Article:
We’re struggling to make sense of India’s fall. We half-thought that maybe the fixture list just took this long to reveal an ongoing decline. Much of their stronger cricket away from home took place back in 2007 and 2008. However, that would be to overlook a series win in New Zealand in 2010 and a fine comeback against South Africa later the same year, so it’s not that.

Harbhajan Singh played a big part in that drawn series in South Africa and his oddly limp departure seems to coincide with India’s decline. For all the talk of needing fast bowlers away from home, India are best when they have a good spinner. The number one ranking was achieved thanks to his and Kumble’s labours.

But the batting’s been the big disappointment. It’s actually a malaise afflicting the entire “unit” and they seem to be deteriorating increasingly rapidly as well.

It’s like India are skiing and they’ve gone over a gentle lip only to find a giant, steepening slope beyond. Hopefully there’s a chair lift or at least a button lift at the bottom, but a few famous faces might have been flung over a cliff before they reach that particular transportation salvation location.


Chris Gayle to play Twenty20 for someone

He's richer than the Fonz, you know

In a not-entirely-surprising move, Chris Gayle has signed to play for Somerset in next season’s Twenty20 Cup.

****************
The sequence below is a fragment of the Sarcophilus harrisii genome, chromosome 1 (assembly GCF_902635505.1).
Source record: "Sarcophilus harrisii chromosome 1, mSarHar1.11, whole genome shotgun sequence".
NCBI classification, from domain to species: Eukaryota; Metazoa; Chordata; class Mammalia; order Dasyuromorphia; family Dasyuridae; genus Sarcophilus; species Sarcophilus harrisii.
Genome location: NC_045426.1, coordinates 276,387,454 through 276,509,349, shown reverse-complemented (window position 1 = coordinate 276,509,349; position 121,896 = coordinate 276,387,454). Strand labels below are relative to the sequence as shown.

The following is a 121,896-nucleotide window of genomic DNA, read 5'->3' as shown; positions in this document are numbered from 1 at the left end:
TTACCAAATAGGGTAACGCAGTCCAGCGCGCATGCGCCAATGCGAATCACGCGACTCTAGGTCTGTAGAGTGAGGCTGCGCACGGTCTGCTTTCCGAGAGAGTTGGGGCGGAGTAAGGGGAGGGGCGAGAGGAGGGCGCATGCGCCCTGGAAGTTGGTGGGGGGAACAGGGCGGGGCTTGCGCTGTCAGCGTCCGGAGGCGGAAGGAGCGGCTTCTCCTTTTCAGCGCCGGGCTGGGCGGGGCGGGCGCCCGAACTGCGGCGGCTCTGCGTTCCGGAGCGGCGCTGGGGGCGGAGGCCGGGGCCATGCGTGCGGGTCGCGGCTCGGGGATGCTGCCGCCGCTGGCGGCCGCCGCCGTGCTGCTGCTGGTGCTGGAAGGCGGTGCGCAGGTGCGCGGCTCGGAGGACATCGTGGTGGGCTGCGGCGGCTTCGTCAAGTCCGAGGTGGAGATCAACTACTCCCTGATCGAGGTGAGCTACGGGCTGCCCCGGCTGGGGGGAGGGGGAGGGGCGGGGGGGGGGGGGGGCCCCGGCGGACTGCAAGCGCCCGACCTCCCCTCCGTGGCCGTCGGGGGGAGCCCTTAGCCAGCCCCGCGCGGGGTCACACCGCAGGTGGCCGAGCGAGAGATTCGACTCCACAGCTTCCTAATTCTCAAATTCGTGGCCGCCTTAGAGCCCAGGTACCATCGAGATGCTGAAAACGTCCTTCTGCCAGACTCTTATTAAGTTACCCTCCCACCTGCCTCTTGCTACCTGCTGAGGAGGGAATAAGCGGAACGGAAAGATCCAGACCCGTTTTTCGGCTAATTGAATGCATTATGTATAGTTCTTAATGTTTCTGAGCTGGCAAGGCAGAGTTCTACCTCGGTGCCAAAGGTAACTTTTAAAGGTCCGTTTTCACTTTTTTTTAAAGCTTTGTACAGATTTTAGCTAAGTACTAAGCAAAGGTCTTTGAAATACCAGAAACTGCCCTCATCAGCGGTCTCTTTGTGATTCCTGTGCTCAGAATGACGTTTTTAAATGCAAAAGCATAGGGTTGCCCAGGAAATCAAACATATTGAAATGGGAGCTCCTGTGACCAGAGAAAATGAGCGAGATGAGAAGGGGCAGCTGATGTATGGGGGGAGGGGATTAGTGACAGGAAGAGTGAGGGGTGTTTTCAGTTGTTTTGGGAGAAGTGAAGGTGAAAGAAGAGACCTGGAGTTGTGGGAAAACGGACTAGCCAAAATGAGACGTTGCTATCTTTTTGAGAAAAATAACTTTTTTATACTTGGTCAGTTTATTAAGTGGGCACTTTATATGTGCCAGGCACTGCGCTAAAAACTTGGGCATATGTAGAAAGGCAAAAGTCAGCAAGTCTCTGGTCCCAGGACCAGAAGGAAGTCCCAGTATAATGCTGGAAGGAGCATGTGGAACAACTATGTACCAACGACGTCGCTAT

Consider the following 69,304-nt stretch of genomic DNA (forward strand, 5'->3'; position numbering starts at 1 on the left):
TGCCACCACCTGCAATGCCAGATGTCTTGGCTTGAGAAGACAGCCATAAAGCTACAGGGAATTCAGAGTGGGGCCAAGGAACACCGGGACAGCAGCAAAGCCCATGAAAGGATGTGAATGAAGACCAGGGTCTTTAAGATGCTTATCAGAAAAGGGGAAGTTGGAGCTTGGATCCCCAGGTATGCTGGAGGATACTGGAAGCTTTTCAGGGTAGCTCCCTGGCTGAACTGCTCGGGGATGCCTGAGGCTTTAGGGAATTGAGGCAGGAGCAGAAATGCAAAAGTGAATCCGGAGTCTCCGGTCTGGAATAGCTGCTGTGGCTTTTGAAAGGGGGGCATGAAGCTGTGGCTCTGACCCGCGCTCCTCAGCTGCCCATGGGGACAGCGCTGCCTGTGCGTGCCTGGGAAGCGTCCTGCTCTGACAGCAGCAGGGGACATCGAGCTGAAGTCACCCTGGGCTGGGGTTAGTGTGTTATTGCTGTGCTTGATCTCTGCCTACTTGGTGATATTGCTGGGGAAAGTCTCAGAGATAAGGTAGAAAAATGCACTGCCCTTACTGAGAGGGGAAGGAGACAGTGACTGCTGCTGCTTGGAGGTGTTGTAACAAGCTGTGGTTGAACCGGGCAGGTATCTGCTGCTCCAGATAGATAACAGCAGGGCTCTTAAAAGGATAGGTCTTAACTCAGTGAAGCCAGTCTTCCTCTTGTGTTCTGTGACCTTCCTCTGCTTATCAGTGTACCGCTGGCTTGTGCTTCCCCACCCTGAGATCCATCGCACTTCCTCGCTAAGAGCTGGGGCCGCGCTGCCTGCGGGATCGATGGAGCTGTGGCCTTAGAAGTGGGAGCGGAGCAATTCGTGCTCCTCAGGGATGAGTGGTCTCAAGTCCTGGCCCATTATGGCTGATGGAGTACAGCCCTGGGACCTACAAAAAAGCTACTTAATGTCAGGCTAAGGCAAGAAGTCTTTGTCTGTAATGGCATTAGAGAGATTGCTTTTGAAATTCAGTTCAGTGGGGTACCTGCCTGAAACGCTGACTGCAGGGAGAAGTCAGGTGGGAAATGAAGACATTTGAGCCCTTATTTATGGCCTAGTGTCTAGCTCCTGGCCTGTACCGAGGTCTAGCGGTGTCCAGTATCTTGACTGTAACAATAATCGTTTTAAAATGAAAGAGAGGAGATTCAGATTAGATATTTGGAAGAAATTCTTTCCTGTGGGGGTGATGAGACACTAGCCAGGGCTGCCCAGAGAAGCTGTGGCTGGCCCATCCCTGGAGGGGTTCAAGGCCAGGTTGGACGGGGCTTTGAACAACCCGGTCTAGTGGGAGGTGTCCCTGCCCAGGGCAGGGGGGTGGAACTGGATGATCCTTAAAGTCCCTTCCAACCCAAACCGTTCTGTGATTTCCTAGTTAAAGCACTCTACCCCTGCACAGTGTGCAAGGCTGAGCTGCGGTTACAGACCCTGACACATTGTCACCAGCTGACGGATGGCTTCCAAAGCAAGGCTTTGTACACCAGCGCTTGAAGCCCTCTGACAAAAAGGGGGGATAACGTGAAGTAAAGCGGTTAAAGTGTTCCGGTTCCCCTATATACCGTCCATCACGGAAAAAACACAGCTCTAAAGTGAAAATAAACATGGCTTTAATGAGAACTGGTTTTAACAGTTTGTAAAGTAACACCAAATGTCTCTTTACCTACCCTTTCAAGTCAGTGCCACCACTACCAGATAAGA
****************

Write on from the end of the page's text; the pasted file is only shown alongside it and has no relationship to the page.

Gayle’s ‘people’ released a statement quoting him as saying:

“I’m delighted to be heading to [insert name of cricket team]. Hopefully I can make a key contribution to their T20 campaign this year.”

Somerset’s director of cricket, Brian Rose, said that Gayle would get into any world T20 XI.

Low-level cricket media nonentity, King Cricket, said that Gayle would only play for a world XI if he was happy with the pay. Otherwise he’d be playing for a Groningen XI that weekend in the Netherlands Super Twenty20 Cup of Superness, because they’d put together a very competitive financial package.


How bad were England in the Nineties?

We’re concerned that some English people don’t fully appreciate their team’s success. Specifically, we worry that younger cricket fans don’t have perspective. We want to provide that perspective by documenting English cricket in the Nineties.

Why would we do this? Well maybe if these people can appreciate how bad the national side can be, they’ll stop whinging about boring top-order batsmen and maybe they won’t dementedly wish for closer ‘more exciting’ Test series. Winning is good. Make the most of it while it lasts.

Please send your England Nineties lowlights to king@kingcricket.co.uk and we’ll compile them into a horrific web page that should scare people into sanity. We want to create the definitive record of how bad England were back then.

Try and be specific. The devil’s in the details.

For example, between Alec Stewart’s 107 against Australia in December 1998 and Mike Atherton’s 108 against South Africa in December 1999, no English batsman scored a century. Somehow that expresses the abject misery of the period very well.

There were 35 ducks in the same period. That expresses it well too.

Pick what you like. It could be a particular delivery, a run of failures, the inevitability of a particular defeat, the agony of a breathtakingly unexpected defeat, the triumph associated with an especially narrow defeat. Anything.

We’ll try and put something up before the first Test against Pakistan. Our innate pessimism’s returned with a vengeance for this series. We want to make the most of this period of glory before it’s shat on.


Travel time reclaimed from County Championship

David Morgan standing in front of shedloads of empty seats

“Hi, I’ve only got seven quid. Could you cut 80 per cent of my hair?”